Gauging Customer Value - Lessons Learned from HTR LaunchPad Demo Days

Posted by Michele Nichols on Wed, Jun 05, 2013

Heeding the Signs

stop to assess customer value and key messages

The business community of Rochester packed Geva Theatre last night to hear the founders of 12 start-ups pitch their concepts. These entrepreneurs are 12 weeks into the discovery process of the HTR LaunchPad program, exploring the viability of their products in their target markets. Nearly all had experienced dramatic shifts, or pivots, in their product offering, their target customer or their go-to-market plan. 

Each founder was given 5 minutes on stage to tell their story. 

The founder of myWriteMate learned that she loved to build, but the barriers presented a bigger challenge than she wanted to tackle. Her path now will be one of licensing rather than company building. Rather than blindly pursuing her original aim, she sought truth and was open to hearing competitive challenges and tough customer feedback. The result? She saved herself years of angst and wasted money. 

Others, such as the founders of GradeSnap, entirely redefined their product offering to fill a void. After discovering that the market for their original concept was extremely small and inaccessible, the founders of GradeSnap decided to focus on an area where they really saw a need: recruiting.

You can read all the elevator pitches on the HTR LaunchPad Blog.

What You Can Do

These founders were sharp, well rehearsed, and on message. Whether you're a seasoned business owner or fledgling entrepreneur, there are lessons to be learned from this event: 

  • Tell a story. A single, on-point story. It needs to present a clear solution to what HTR LaunchPad calls, the “one” problem: It should speak to one pain point of one distinct customer segment.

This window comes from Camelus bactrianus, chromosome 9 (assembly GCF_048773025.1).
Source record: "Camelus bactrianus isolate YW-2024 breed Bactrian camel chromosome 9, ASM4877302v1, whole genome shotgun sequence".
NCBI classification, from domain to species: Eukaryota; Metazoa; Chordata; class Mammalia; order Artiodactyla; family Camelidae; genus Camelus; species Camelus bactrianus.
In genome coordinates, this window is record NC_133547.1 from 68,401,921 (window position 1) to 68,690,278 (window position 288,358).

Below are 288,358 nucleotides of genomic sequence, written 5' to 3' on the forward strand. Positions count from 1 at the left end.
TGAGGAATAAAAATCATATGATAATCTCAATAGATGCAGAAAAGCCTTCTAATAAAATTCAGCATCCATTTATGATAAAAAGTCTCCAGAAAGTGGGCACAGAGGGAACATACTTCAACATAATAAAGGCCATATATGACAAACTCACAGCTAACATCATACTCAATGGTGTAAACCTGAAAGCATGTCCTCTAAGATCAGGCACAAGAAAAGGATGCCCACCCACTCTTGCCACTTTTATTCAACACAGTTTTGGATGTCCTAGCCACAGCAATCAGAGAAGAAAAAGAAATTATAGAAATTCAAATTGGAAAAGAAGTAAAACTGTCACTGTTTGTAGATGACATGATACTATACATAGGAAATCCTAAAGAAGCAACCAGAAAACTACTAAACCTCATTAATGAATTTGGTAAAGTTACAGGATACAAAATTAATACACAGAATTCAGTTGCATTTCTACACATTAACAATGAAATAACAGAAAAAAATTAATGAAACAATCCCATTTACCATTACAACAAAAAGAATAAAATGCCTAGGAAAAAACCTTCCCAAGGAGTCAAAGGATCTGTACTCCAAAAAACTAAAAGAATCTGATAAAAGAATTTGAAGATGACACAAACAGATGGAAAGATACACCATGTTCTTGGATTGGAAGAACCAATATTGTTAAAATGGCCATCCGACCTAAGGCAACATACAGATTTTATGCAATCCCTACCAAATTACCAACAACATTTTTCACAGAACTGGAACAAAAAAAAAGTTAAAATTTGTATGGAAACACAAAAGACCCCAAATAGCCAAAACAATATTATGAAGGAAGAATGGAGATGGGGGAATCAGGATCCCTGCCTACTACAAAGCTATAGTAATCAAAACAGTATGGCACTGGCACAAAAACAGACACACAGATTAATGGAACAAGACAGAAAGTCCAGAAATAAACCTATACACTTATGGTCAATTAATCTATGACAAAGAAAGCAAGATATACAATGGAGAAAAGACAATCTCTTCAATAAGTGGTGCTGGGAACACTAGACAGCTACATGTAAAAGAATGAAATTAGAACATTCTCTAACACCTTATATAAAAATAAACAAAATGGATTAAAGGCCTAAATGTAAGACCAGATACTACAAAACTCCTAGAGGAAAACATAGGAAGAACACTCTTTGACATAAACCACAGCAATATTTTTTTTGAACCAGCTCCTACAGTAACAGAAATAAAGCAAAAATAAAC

• Reinforce your story with simple, powerful graphics. If you give a PowerPoint presentation, use only one picture per slide, but make it interesting enough to hold your audience’s attention for 10-30 seconds. Also limit text to one or two words to drive home your point.
  • Know how you'll monetize. Pick the straightest path to the money. We’d all like to be the Super Entrepreneur who slays dragons and leaps over mountains to reach our goal, but sometimes the smarter choice is to change course and avoid these obstacles altogether.
  • Go to market with the simplest product as fast as you can. Add features and functionality after you start generating revenue. 

These start-ups and founders have a unique advantage: They're not so invested in status or being right that they ignore warning signs. They're open to bad news and fast to react. 

How are you testing new ideas? Can your team hear the word "no" and run with it?

Learn how we help high tech businesses test viability early, or meet with us to discuss vetting your idea in the market.

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Topics: Business Insights, Change and Innovation, Positioning, Branding and Identity